The H-K Project uses a specially-designed instrument to measure the amount of light from active magnetic regions in stars. This light comes from calcium atoms that have lost one electron each. The different wavelengths of light emitted by these atoms were labeled long ago. The "H" and "K" light gave this project its name. This light comes from the upper levels of the Sun near active magnetic regions that we can see, like sunspots. Other stars are too far away to see these features on their surfaces. Studying the relative strength of these two wavelengths of calcium light from distant stars similar to our Sun gives an indirect measure of the amount of surface activity on the stars -- "starspots". Using this method, astronomers have been able to follow cycles similar to the sunspot cycle that has been observed on the Sun for centuries.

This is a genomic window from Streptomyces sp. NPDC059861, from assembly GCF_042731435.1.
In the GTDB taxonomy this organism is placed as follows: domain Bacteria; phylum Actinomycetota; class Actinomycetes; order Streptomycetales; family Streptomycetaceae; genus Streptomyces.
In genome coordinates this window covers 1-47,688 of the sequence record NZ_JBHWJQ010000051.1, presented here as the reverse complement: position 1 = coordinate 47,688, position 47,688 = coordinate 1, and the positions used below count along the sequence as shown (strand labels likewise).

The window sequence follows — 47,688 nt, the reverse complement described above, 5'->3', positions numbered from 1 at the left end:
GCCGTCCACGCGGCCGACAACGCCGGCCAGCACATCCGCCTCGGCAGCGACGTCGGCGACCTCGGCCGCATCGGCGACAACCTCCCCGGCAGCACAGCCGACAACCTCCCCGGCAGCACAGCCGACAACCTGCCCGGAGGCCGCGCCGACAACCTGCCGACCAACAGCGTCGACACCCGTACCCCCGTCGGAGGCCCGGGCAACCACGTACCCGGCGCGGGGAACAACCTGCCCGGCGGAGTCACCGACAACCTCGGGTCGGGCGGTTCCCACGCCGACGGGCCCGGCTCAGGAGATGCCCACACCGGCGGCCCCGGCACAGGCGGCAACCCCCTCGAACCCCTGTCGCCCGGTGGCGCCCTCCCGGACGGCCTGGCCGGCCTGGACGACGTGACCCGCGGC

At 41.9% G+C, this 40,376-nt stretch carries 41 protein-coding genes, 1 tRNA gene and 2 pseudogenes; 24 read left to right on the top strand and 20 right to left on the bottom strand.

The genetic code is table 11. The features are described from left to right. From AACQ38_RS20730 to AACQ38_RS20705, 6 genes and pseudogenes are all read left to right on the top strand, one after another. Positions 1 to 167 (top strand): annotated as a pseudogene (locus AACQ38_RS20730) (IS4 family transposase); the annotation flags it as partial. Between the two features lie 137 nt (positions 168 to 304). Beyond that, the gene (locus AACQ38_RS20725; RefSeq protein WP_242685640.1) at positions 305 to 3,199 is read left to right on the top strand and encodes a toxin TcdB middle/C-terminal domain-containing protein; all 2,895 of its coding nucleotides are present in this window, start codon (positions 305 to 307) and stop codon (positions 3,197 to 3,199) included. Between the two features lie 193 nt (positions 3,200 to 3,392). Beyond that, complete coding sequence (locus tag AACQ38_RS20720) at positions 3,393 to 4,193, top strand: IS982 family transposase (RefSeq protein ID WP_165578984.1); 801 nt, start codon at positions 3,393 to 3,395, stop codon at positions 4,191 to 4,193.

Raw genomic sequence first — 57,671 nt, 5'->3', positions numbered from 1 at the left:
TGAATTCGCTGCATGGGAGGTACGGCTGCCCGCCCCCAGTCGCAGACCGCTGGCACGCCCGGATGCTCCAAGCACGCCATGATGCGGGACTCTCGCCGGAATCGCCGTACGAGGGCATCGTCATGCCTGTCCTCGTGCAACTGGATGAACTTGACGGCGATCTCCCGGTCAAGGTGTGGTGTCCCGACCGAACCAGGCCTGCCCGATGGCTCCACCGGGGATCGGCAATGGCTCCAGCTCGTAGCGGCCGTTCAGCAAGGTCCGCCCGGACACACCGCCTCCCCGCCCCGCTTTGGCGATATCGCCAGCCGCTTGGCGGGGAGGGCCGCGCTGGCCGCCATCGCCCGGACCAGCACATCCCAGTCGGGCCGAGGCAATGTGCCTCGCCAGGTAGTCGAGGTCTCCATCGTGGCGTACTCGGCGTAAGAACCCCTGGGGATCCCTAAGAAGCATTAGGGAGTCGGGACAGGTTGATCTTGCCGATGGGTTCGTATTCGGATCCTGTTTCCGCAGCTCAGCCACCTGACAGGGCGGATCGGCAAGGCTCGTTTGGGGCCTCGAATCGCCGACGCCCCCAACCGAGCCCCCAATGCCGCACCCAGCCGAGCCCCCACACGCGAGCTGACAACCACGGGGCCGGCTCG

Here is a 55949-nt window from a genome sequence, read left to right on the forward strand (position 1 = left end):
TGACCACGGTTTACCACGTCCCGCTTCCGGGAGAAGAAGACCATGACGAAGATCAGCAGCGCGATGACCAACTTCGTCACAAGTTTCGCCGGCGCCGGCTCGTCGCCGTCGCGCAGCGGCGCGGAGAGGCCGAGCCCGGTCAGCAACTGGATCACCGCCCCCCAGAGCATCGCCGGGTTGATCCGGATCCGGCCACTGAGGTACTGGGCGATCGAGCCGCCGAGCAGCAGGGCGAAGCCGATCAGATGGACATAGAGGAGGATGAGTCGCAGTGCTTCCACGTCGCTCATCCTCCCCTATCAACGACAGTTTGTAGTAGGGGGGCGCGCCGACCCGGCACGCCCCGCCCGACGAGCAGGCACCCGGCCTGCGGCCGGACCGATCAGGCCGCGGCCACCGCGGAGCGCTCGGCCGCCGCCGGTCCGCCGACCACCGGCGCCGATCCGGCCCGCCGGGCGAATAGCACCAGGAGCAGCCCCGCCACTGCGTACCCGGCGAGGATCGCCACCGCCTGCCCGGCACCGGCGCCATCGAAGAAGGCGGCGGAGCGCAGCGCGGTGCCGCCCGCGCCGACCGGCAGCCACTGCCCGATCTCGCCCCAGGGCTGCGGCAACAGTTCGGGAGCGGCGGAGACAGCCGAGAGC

What follows is a more technical description of the H-K Project.
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Mount Wilson Observatory is operated by the Mount Wilson Institute under an agreement with the Carnegie Institution of Washington. The Observatory occupies lands belonging to the USDA Forest Service set aside under a long-term leasehold agreement between CIW and the USDA Forest Service. The Observatory subscribes to the USDA non-discrimination policy as expressed here.